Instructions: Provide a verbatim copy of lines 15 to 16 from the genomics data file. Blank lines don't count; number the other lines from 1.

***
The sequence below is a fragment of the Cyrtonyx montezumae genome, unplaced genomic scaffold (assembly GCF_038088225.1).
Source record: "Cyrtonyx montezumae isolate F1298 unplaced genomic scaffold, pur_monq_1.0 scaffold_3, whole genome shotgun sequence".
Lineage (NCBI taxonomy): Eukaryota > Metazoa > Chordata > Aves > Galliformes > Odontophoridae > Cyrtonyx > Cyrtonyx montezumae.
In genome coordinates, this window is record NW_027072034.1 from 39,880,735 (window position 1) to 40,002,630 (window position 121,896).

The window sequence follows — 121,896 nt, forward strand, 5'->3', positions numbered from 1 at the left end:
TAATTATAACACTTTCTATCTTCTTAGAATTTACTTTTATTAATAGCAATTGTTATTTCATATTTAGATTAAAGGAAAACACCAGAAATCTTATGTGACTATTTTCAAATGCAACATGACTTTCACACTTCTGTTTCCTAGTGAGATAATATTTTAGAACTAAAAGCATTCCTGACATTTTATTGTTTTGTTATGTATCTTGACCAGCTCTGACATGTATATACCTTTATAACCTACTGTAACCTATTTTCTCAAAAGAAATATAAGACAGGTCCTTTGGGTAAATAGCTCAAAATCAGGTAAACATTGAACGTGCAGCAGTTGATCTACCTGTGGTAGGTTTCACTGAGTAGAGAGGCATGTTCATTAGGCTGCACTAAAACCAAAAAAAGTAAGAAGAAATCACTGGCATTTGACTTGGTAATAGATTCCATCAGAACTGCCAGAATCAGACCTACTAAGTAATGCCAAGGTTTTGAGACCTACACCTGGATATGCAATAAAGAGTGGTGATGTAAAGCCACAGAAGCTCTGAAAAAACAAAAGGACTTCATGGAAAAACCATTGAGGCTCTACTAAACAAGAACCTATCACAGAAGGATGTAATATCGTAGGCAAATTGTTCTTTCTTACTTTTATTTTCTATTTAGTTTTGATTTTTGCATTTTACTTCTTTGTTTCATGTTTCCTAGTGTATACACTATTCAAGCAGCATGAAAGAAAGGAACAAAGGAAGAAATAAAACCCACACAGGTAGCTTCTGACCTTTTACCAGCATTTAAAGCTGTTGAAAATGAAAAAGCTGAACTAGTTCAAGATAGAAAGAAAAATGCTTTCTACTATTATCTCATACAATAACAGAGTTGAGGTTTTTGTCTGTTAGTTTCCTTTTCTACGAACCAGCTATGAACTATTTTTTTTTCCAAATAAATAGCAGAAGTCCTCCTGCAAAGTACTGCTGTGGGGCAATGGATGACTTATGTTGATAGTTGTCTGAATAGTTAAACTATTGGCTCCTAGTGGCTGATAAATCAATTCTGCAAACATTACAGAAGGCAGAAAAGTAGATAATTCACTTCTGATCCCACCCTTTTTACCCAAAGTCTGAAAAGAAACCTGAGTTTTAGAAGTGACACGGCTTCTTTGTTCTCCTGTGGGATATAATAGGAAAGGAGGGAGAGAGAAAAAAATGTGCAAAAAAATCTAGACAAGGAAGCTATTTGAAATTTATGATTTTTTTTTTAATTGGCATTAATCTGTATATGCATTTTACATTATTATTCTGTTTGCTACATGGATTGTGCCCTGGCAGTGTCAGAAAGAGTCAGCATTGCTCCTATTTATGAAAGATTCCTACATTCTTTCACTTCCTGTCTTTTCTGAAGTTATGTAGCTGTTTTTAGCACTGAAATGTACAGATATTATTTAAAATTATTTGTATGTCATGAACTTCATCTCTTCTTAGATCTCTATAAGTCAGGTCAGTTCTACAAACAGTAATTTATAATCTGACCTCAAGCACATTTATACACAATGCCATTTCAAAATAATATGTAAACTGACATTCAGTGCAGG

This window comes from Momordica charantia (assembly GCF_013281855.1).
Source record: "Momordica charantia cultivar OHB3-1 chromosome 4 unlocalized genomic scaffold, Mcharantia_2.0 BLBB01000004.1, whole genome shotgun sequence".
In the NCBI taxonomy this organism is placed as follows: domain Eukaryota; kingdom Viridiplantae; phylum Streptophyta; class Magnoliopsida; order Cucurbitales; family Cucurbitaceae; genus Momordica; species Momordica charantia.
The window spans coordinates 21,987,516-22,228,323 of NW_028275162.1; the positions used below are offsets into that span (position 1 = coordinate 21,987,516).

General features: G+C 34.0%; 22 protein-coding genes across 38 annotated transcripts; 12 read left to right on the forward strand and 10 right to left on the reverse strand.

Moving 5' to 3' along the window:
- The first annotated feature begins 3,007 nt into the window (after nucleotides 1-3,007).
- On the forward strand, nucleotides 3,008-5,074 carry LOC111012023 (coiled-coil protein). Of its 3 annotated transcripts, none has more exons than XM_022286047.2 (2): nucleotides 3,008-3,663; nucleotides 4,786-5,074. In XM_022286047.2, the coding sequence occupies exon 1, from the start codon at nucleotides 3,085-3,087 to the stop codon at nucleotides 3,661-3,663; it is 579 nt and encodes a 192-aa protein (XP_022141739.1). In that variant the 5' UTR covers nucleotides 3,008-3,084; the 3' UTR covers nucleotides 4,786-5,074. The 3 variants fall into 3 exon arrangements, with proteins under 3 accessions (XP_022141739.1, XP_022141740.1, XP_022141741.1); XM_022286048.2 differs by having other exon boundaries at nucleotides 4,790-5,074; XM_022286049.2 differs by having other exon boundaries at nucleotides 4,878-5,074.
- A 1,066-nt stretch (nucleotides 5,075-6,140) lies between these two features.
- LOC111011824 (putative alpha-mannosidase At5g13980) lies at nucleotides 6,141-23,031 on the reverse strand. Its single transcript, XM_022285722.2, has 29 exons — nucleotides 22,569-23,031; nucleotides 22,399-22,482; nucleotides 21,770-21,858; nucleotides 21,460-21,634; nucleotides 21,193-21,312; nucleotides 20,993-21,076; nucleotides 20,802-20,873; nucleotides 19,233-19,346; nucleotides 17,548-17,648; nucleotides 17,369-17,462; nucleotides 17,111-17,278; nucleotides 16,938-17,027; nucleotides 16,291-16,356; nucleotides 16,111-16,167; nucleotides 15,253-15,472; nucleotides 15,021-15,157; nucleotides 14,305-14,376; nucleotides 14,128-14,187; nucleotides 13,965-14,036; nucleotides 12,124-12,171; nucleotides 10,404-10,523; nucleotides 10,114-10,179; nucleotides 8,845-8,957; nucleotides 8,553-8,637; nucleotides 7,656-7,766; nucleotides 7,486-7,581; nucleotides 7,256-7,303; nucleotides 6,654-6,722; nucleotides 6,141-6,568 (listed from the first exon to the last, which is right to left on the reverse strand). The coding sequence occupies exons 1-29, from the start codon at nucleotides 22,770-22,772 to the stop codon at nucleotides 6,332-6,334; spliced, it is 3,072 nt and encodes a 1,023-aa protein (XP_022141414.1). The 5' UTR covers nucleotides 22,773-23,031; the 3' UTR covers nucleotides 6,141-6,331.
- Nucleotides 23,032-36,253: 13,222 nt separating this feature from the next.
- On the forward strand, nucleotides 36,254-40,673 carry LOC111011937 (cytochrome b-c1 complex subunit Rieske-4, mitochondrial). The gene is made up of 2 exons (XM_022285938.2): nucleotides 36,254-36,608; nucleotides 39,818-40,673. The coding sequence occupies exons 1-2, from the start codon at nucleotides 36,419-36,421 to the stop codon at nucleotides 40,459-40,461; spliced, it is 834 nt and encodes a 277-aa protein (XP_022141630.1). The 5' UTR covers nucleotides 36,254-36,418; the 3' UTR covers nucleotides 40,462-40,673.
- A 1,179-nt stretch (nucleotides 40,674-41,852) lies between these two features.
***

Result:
- A 1,066-nt stretch (nucleotides 5,075-6,140) lies between these two features.
- LOC111011824 (putative alpha-mannosidase At5g13980) lies at nucleotides 6,141-23,031 on the reverse strand. Its single transcript, XM_022285722.2, has 29 exons — nucleotides 22,569-23,031; nucleotides 22,399-22,482; nucleotides 21,770-21,858; nucleotides 21,460-21,634; nucleotides 21,193-21,312; nucleotides 20,993-21,076; nucleotides 20,802-20,873; nucleotides 19,233-19,346; nucleotides 17,548-17,648; nucleotides 17,369-17,462; nucleotides 17,111-17,278; nucleotides 16,938-17,027; nucleotides 16,291-16,356; nucleotides 16,111-16,167; nucleotides 15,253-15,472; nucleotides 15,021-15,157; nucleotides 14,305-14,376; nucleotides 14,128-14,187; nucleotides 13,965-14,036; nucleotides 12,124-12,171; nucleotides 10,404-10,523; nucleotides 10,114-10,179; nucleotides 8,845-8,957; nucleotides 8,553-8,637; nucleotides 7,656-7,766; nucleotides 7,486-7,581; nucleotides 7,256-7,303; nucleotides 6,654-6,722; nucleotides 6,141-6,568 (listed from the first exon to the last, which is right to left on the reverse strand). The coding sequence occupies exons 1-29, from the start codon at nucleotides 22,770-22,772 to the stop codon at nucleotides 6,332-6,334; spliced, it is 3,072 nt and encodes a 1,023-aa protein (XP_022141414.1). The 5' UTR covers nucleotides 22,773-23,031; the 3' UTR covers nucleotides 6,141-6,331.